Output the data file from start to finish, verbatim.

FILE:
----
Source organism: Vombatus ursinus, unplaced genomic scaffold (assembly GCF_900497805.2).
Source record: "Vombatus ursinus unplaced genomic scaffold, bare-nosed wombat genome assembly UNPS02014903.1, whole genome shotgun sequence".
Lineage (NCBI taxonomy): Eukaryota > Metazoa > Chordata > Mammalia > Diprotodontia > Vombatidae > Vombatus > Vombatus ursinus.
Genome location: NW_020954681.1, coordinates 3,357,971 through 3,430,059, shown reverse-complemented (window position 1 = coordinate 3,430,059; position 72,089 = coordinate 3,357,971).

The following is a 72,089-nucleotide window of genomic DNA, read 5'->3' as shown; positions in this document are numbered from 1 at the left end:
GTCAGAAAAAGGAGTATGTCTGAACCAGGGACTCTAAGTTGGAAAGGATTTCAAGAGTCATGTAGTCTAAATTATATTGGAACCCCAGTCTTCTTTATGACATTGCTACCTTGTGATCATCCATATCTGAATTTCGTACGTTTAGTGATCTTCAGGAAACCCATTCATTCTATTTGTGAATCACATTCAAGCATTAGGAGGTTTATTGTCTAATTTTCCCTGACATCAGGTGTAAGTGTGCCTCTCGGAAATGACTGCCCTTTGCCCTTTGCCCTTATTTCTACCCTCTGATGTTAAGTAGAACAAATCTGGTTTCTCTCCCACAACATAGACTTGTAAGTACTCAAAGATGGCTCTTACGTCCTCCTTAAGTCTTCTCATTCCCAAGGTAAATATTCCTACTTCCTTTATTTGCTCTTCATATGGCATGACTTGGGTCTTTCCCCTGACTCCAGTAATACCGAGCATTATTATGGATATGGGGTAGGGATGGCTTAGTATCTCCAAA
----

Source organism: Vombatus ursinus, unplaced genomic scaffold (assembly GCF_900497805.2).
Source record: "Vombatus ursinus unplaced genomic scaffold, bare-nosed wombat genome assembly UNPS02014903.1, whole genome shotgun sequence".
Lineage (NCBI taxonomy): Eukaryota > Metazoa > Chordata > Mammalia > Diprotodontia > Vombatidae > Vombatus > Vombatus ursinus.
Genome location: NW_020954681.1, coordinates 3,357,971 through 3,430,059, shown reverse-complemented (window position 1 = coordinate 3,430,059; position 72,089 = coordinate 3,357,971).

The following is a 72,089-nucleotide window of genomic DNA, read 5'->3' as shown; positions in this document are numbered from 1 at the left end:
GTCAGAAAAAGGAGTATGTCTGAACCAGGGACTCTAAGTTGGAAAGGATTTCAAGAGTCATGTAGTCTAAATTATATTGGAACCCCAGTCTTCTTTATGACATTGCTACCTTGTGATCATCCATATCTGAATTTCGTACGTTTAGTGATCTTCAGGAAACCCATTCATTCTATTTGTGAATCACATTCAAGCATTAGGAGGTTTATTGTCTAATTTTCCCTGACATCAGGTGTAAGTGTGCCTCTCGGAAATGACTGCCCTTTGCCCTTTGCCCTTATTTCTACCCTCTGATGTTAAGTAGAACAAATCTGGTTTCTCTCCCACAACATAGACTTGTAAGTACTCAAAGATGGCTCTTACGTCCTCCTTAAGTCTTCTCATTCCCAAGGTAAATATTCCTACTTCCTTTATTTGCTCTTCATATGGCATGACTTGGGTCTTTCCCCTGACTCCAGTAATACCGAGCATTATTATGGATATGGGGTAGGGATGGCTTAGTATCTCCAAA